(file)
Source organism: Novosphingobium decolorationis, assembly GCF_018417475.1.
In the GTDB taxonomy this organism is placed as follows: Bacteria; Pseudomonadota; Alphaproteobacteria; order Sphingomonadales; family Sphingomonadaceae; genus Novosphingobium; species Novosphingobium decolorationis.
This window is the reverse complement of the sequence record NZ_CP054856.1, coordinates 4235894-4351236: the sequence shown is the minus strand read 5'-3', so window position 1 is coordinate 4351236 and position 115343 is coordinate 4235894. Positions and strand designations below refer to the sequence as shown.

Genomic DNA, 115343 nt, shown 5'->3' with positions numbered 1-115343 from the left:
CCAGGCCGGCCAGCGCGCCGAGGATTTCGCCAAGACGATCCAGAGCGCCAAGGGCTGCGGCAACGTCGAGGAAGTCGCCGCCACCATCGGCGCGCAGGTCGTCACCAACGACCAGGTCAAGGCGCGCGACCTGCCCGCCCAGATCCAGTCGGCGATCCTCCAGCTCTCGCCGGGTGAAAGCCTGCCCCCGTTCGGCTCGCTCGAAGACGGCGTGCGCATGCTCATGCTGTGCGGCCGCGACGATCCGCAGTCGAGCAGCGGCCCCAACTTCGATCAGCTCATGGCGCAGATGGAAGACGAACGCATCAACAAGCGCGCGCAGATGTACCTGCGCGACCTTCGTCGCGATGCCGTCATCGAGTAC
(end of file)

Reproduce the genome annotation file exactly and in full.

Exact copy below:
Source organism: Novosphingobium decolorationis, assembly GCF_018417475.1.
In the GTDB taxonomy this organism is placed as follows: Bacteria; Pseudomonadota; Alphaproteobacteria; order Sphingomonadales; family Sphingomonadaceae; genus Novosphingobium; species Novosphingobium decolorationis.
This window is the reverse complement of the sequence record NZ_CP054856.1, coordinates 4235894-4351236: the sequence shown is the minus strand read 5'-3', so window position 1 is coordinate 4351236 and position 115343 is coordinate 4235894. Positions and strand designations below refer to the sequence as shown.

Genomic DNA, 115343 nt, shown 5'->3' with positions numbered 1-115343 from the left:
CCAGGCCGGCCAGCGCGCCGAGGATTTCGCCAAGACGATCCAGAGCGCCAAGGGCTGCGGCAACGTCGAGGAAGTCGCCGCCACCATCGGCGCGCAGGTCGTCACCAACGACCAGGTCAAGGCGCGCGACCTGCCCGCCCAGATCCAGTCGGCGATCCTCCAGCTCTCGCCGGGTGAAAGCCTGCCCCCGTTCGGCTCGCTCGAAGACGGCGTGCGCATGCTCATGCTGTGCGGCCGCGACGATCCGCAGTCGAGCAGCGGCCCCAACTTCGATCAGCTCATGGCGCAGATGGAAGACGAACGCATCAACAAGCGCGCGCAGATGTACCTGCGCGACCTTCGTCGCGATGCCGTCATCGAGTAC